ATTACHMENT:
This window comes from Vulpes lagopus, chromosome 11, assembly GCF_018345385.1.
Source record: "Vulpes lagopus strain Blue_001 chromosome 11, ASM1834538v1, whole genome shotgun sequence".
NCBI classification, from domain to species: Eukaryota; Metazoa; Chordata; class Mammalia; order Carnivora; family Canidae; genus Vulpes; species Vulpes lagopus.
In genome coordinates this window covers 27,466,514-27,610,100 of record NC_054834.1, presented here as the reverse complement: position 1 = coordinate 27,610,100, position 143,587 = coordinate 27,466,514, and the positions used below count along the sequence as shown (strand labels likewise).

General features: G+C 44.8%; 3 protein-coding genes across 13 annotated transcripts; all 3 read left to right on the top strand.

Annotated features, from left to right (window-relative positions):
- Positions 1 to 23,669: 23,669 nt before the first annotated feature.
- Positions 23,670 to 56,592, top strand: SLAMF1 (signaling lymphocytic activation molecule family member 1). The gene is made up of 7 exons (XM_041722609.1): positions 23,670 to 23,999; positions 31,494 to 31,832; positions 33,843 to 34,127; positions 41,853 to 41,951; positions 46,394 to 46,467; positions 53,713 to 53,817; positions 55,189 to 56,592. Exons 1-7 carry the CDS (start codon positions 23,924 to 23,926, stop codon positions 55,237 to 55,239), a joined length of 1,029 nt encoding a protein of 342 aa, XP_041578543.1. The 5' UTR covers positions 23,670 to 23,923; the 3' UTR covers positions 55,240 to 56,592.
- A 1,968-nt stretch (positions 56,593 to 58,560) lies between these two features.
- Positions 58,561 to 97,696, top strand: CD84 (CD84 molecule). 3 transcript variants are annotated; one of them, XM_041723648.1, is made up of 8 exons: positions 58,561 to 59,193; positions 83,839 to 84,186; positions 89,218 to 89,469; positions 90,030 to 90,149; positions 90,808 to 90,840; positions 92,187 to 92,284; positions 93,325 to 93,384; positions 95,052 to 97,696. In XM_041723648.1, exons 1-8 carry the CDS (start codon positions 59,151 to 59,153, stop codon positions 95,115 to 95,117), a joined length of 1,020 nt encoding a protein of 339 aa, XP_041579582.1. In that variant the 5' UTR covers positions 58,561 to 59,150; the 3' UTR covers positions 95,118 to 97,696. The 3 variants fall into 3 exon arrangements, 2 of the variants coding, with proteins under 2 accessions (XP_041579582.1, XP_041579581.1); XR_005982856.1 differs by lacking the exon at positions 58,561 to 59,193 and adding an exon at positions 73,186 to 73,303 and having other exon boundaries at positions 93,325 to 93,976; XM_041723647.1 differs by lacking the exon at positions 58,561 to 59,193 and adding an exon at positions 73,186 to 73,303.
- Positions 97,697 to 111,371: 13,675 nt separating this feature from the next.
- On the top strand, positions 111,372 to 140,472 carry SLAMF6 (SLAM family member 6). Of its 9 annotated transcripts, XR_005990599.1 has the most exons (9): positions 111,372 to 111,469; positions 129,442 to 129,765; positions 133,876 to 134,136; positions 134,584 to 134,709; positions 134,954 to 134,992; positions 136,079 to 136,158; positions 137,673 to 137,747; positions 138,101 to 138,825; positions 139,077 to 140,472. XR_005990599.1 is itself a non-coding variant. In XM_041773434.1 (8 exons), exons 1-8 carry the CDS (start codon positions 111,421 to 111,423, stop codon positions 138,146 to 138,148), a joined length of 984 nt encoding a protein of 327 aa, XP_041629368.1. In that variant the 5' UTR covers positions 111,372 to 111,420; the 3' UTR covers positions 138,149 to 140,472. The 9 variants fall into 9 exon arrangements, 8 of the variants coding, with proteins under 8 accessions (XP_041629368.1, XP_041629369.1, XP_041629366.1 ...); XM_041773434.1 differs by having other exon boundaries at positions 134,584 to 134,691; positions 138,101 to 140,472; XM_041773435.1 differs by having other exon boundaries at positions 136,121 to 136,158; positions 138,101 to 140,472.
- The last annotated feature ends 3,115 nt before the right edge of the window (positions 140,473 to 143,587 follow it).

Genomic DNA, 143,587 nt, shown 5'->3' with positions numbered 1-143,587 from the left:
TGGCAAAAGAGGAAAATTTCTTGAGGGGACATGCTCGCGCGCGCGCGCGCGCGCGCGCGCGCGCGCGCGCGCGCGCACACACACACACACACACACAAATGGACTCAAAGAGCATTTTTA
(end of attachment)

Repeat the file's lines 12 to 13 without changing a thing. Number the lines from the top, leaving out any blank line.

- On the top strand, positions 111,372 to 140,472 carry SLAMF6 (SLAM family member 6). Of its 9 annotated transcripts, XR_005990599.1 has the most exons (9): positions 111,372 to 111,469; positions 129,442 to 129,765; positions 133,876 to 134,136; positions 134,584 to 134,709; positions 134,954 to 134,992; positions 136,079 to 136,158; positions 137,673 to 137,747; positions 138,101 to 138,825; positions 139,077 to 140,472. XR_005990599.1 is itself a non-coding variant. In XM_041773434.1 (8 exons), exons 1-8 carry the CDS (start codon positions 111,421 to 111,423, stop codon positions 138,146 to 138,148), a joined length of 984 nt encoding a protein of 327 aa, XP_041629368.1. In that variant the 5' UTR covers positions 111,372 to 111,420; the 3' UTR covers positions 138,149 to 140,472. The 9 variants fall into 9 exon arrangements, 8 of the variants coding, with proteins under 8 accessions (XP_041629368.1, XP_041629369.1, XP_041629366.1 ...); XM_041773434.1 differs by having other exon boundaries at positions 134,584 to 134,691; positions 138,101 to 140,472; XM_041773435.1 differs by having other exon boundaries at positions 136,121 to 136,158; positions 138,101 to 140,472.
- The last annotated feature ends 3,115 nt before the right edge of the window (positions 140,473 to 143,587 follow it).